The U.S. frequently deals with events similar to the consequences of a low-level terrorist attack. America's chemical safety record is not bad, but transportation corri­dors are still the scenes of numerous hazardous material incidents-in some cases, up to 40 per­cent of the accidents recorded in individual states. Indeed, chemical accidents, fires, and spills-many causing death and property dam­age-are hardly an unknown occurrence any­where in the United States. Many happen near densely populated areas. A study of chemical releases in New York over a five-year period found that more than half were near residences. Seventy-five percent occurred within one-quar­ter mile of a household. Chemical accidents throughout the United States have caused signif­icant damage. From 1986 to 1999, releases from pipelines caused an average of 23 fatalities, 113 injuries, and $68 million in damage per year. Responders routinely deal with such hazardous-material incidents.

In many cases, open-air chemical attacks, unless they involve truly massive amounts of material, are a poor choice for terrorists.Achieving the right environmental conditions for a lethal attack against a large open-area tar­get is difficult. In high temperatures, the chem­icals will evaporate. In the cold, they will condense and fall to the ground. High winds will disperse chemicals rapidly. Complex, urban terrain can also significantly alter the dis­persal pattern of chemical agents. These unpre­dictable factors make such attacks less attractive to terrorists.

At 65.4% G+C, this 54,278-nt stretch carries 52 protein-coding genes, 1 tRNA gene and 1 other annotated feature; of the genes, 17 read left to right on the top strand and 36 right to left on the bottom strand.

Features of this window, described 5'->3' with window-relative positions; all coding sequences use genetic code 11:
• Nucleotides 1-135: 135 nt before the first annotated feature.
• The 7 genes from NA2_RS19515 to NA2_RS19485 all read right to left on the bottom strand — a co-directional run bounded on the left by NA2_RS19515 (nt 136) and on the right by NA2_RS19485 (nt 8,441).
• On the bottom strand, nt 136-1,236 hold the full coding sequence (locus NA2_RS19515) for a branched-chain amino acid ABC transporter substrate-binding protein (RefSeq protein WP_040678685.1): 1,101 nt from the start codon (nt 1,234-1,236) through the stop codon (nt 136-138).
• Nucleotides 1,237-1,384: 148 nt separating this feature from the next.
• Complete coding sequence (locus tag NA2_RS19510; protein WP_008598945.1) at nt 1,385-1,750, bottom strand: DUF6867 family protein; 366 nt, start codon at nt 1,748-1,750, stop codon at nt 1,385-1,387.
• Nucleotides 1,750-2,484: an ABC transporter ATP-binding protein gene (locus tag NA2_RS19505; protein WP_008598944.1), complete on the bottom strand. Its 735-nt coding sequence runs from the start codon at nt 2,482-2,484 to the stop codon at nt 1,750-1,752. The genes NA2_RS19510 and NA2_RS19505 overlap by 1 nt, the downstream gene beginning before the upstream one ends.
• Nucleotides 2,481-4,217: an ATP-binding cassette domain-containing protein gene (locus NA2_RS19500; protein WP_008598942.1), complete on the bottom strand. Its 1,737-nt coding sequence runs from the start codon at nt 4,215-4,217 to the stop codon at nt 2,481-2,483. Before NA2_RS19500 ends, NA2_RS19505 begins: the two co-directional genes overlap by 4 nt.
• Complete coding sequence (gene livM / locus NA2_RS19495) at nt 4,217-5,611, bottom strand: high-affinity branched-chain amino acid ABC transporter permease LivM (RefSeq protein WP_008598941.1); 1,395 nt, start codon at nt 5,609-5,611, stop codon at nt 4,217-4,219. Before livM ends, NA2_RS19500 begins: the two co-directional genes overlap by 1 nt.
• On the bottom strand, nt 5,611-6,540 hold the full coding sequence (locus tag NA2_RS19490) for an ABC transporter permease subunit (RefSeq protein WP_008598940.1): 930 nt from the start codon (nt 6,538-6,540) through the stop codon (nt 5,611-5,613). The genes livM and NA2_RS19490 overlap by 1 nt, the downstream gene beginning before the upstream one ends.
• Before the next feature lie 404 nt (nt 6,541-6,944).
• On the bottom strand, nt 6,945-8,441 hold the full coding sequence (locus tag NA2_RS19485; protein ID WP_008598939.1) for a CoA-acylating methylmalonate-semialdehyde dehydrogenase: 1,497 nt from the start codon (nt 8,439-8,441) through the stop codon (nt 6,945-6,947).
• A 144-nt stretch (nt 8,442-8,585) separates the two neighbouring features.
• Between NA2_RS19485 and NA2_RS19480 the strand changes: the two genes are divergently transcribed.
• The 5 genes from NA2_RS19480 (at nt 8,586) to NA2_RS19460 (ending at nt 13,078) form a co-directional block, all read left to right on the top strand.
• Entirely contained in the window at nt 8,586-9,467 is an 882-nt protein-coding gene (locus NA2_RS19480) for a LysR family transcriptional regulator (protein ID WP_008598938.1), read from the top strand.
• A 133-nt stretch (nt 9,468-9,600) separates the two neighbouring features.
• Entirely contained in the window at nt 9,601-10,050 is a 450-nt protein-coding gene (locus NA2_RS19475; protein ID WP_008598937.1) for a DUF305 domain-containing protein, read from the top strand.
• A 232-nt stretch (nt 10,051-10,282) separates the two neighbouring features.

What the Federal Government Should Worry About. Some potential threats need attention. In 1984, a chemical release from a pesticide factory in a suburb of Bhopal, India, sickened 200,000 people and killed 2,500. This accident demon­strates the potential effects of a deliberate attack. An Environmental Protection Agency (EPA) survey of 15,000 chemical facilities found that in a worst-case scenario, a toxic chemical release could affect an average of 40,247 people.

Worrying about every worst-case scenario is probably not realistic, especially since most of them are highly improbable, but caution is war­ranted in some cases. There are likely a few hun­dred facilities in the United States where a widespread release might have truly catastrophic results. These should be the focus of legislation.